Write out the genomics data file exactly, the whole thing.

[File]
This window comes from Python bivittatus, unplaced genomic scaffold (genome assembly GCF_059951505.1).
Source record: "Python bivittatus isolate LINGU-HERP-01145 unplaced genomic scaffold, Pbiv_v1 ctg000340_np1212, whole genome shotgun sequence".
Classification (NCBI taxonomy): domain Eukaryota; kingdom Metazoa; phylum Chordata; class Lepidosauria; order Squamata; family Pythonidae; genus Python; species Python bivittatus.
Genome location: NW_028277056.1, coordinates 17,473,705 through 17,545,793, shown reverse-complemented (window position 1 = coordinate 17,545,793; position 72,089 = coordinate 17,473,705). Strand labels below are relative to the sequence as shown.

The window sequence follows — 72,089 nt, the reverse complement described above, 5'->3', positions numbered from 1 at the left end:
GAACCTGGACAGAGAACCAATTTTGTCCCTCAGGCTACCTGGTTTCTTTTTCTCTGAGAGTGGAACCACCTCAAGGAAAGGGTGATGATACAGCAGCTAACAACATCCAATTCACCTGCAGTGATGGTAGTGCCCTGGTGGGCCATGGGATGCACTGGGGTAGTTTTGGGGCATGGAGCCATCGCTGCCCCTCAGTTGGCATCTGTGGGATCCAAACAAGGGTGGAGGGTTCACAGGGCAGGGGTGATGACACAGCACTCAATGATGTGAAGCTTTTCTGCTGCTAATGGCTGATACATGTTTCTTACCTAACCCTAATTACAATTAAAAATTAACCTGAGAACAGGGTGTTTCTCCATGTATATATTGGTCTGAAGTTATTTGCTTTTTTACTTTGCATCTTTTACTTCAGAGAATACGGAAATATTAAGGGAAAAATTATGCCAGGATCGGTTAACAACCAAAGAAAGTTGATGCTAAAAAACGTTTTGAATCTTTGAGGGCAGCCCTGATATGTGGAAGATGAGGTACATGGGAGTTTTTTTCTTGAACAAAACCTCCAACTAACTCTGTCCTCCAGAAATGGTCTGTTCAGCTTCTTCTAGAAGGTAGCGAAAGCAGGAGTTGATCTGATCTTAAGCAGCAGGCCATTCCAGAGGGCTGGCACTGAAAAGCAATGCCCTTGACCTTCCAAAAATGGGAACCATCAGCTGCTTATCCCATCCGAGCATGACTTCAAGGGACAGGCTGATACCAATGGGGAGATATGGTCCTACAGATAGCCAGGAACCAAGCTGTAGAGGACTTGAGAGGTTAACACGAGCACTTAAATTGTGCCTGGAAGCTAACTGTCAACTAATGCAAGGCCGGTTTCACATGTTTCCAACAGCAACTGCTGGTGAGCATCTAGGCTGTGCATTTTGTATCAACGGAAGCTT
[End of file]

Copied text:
This window comes from Python bivittatus, unplaced genomic scaffold (genome assembly GCF_059951505.1).
Source record: "Python bivittatus isolate LINGU-HERP-01145 unplaced genomic scaffold, Pbiv_v1 ctg000340_np1212, whole genome shotgun sequence".
Classification (NCBI taxonomy): domain Eukaryota; kingdom Metazoa; phylum Chordata; class Lepidosauria; order Squamata; family Pythonidae; genus Python; species Python bivittatus.
Genome location: NW_028277056.1, coordinates 17,473,705 through 17,545,793, shown reverse-complemented (window position 1 = coordinate 17,545,793; position 72,089 = coordinate 17,473,705). Strand labels below are relative to the sequence as shown.

The window sequence follows — 72,089 nt, the reverse complement described above, 5'->3', positions numbered from 1 at the left end:
GAACCTGGACAGAGAACCAATTTTGTCCCTCAGGCTACCTGGTTTCTTTTTCTCTGAGAGTGGAACCACCTCAAGGAAAGGGTGATGATACAGCAGCTAACAACATCCAATTCACCTGCAGTGATGGTAGTGCCCTGGTGGGCCATGGGATGCACTGGGGTAGTTTTGGGGCATGGAGCCATCGCTGCCCCTCAGTTGGCATCTGTGGGATCCAAACAAGGGTGGAGGGTTCACAGGGCAGGGGTGATGACACAGCACTCAATGATGTGAAGCTTTTCTGCTGCTAATGGCTGATACATGTTTCTTACCTAACCCTAATTACAATTAAAAATTAACCTGAGAACAGGGTGTTTCTCCATGTATATATTGGTCTGAAGTTATTTGCTTTTTTACTTTGCATCTTTTACTTCAGAGAATACGGAAATATTAAGGGAAAAATTATGCCAGGATCGGTTAACAACCAAAGAAAGTTGATGCTAAAAAACGTTTTGAATCTTTGAGGGCAGCCCTGATATGTGGAAGATGAGGTACATGGGAGTTTTTTTCTTGAACAAAACCTCCAACTAACTCTGTCCTCCAGAAATGGTCTGTTCAGCTTCTTCTAGAAGGTAGCGAAAGCAGGAGTTGATCTGATCTTAAGCAGCAGGCCATTCCAGAGGGCTGGCACTGAAAAGCAATGCCCTTGACCTTCCAAAAATGGGAACCATCAGCTGCTTATCCCATCCGAGCATGACTTCAAGGGACAGGCTGATACCAATGGGGAGATATGGTCCTACAGATAGCCAGGAACCAAGCTGTAGAGGACTTGAGAGGTTAACACGAGCACTTAAATTGTGCCTGGAAGCTAACTGTCAACTAATGCAAGGCCGGTTTCACATGTTTCCAACAGCAACTGCTGGTGAGCATCTAGGCTGTGCATTTTGTATCAACGGAAGCTT